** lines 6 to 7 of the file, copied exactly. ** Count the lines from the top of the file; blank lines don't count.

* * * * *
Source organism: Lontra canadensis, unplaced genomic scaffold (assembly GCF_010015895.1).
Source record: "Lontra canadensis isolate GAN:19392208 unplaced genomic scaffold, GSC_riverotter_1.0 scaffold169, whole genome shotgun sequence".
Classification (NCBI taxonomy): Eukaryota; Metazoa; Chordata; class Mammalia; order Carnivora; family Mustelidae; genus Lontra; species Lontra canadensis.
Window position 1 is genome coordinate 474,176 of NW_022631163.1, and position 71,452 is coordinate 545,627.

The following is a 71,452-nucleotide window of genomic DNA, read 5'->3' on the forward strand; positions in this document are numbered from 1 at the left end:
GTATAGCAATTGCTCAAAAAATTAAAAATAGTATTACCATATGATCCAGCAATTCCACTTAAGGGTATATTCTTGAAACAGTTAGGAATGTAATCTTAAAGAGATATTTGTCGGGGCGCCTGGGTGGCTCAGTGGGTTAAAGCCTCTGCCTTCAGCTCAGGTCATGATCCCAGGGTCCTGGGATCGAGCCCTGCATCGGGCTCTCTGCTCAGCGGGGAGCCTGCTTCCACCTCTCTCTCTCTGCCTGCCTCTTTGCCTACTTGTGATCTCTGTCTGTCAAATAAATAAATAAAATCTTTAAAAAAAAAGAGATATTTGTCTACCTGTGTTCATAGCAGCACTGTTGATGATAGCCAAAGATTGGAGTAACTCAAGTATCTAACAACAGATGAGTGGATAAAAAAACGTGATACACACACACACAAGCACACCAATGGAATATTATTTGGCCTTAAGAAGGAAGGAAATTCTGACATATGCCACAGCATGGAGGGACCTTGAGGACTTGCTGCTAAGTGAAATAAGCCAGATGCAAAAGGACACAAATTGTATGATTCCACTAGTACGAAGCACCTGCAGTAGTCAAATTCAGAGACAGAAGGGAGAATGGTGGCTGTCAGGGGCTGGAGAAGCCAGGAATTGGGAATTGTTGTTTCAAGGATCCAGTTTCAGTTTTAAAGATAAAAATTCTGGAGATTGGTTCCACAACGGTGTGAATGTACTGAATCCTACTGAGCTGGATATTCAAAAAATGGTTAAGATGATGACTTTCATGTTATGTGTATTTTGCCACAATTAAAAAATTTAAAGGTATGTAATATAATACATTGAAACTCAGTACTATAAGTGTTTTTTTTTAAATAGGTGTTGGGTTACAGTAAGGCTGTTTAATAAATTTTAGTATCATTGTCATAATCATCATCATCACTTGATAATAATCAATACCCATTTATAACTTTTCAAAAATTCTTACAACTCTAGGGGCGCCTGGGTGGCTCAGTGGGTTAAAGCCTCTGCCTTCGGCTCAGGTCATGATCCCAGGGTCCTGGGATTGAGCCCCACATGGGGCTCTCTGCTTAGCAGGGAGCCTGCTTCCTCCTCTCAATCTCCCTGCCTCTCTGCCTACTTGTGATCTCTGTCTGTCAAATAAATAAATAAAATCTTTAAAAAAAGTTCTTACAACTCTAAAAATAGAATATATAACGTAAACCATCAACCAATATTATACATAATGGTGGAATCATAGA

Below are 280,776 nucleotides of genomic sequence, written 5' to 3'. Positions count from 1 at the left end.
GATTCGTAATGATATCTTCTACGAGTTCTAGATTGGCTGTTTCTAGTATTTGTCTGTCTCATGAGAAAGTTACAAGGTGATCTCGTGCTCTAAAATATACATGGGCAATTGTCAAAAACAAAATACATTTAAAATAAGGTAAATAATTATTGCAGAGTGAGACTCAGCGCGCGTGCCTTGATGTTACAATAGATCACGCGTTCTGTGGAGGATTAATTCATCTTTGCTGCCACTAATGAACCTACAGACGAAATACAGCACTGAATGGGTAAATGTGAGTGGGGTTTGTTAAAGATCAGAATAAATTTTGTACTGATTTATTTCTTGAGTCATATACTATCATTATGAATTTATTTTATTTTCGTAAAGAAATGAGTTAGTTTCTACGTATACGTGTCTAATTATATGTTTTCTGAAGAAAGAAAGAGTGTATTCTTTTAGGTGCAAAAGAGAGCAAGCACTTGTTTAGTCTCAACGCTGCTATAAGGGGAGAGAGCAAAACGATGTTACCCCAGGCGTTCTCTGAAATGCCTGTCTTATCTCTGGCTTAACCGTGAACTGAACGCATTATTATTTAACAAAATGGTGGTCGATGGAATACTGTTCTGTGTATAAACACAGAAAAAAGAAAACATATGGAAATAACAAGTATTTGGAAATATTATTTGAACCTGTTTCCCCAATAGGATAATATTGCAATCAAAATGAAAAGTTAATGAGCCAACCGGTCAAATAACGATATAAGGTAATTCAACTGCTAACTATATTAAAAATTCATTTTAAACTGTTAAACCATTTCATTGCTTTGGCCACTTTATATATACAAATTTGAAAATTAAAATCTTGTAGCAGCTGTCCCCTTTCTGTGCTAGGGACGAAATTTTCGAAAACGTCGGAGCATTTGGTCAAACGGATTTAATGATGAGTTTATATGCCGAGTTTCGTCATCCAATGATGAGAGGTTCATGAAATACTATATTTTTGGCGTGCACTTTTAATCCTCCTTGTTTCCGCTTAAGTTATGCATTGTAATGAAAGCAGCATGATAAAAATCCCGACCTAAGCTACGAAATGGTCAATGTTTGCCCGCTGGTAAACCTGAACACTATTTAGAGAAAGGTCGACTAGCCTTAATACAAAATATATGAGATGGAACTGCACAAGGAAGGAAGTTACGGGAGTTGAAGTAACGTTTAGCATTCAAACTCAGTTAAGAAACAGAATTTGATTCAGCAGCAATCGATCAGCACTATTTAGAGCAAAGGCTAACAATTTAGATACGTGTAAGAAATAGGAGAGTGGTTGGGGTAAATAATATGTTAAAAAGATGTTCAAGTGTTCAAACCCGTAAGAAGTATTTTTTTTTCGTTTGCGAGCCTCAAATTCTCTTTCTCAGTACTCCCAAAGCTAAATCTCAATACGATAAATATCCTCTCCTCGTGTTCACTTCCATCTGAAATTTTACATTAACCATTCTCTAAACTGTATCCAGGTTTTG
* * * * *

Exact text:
GTATAGCAATTGCTCAAAAAATTAAAAATAGTATTACCATATGATCCAGCAATTCCACTTAAGGGTATATTCTTGAAACAGTTAGGAATGTAATCTTAAAGAGATATTTGTCGGGGCGCCTGGGTGGCTCAGTGGGTTAAAGCCTCTGCCTTCAGCTCAGGTCATGATCCCAGGGTCCTGGGATCGAGCCCTGCATCGGGCTCTCTGCTCAGCGGGGAGCCTGCTTCCACCTCTCTCTCTCTGCCTGCCTCTTTGCCTACTTGTGATCTCTGTCTGTCAAATAAATAAATAAAATCTTTAAAAAAAAAGAGATATTTGTCTACCTGTGTTCATAGCAGCACTGTTGATGATAGCCAAAGATTGGAGTAACTCAAGTATCTAACAACAGATGAGTGGATAAAAAAACGTGATACACACACACACAAGCACACCAATGGAATATTATTTGGCCTTAAGAAGGAAGGAAATTCTGACATATGCCACAGCATGGAGGGACCTTGAGGACTTGCTGCTAAGTGAAATAAGCCAGATGCAAAAGGACACAAATTGTATGATTCCACTAGTACGAAGCACCTGCAGTAGTCAAATTCAGAGACAGAAGGGAGAATGGTGGCTGTCAGGGGCTGGAGAAGCCAGGAATTGGGAATTGTTGTTTCAAGGATCCAGTTTCAGTTTTAAAGATAAAAATTCTGGAGATTGGTTCCACAACGGTGTGAATGTACTGAATCCTACTGAGCTGGATATTCAAAAAATGGTTAAGATGATGACTTTCATGTTATGTGTATTTTGCCACAATTAAAAAATTTAAAGGTATGTAATATAATACATTGAAACTCAGTACTATAAGTGTTTTTTTTTAAATAGGTGTTGGGTTACAGTAAGGCTGTTTAATAAATTTTAGTATCATTGTCATAATCATCATCATCACTTGATAATAATCAATACCCATTTATAACTTTTCAAAAATTCTTACAACTCTAGGGGCGCCTGGGTGGCTCAGTGGGTTAAAGCCTCTGCCTTCGGCTCAGGTCATGATCCCAGGGTCCTGGGATTGAGCCCCACATGGGGCTCTCTGCTTAGCAGGGAGCCTGCTTCCTCCTCTCAATCTCCCTGCCTCTCTGCCTACTTGTGATCTCTGTCTGTCAAATAAATAAATAAAATCTTTAAAAAAAGTTCTTACAACTCTAAAAATAGAATATATAACGTAAACCATCAACCAATATTATACATAATGGTGGAATCATAGA

Below are 280,776 nucleotides of genomic sequence, written 5' to 3'. Positions count from 1 at the left end.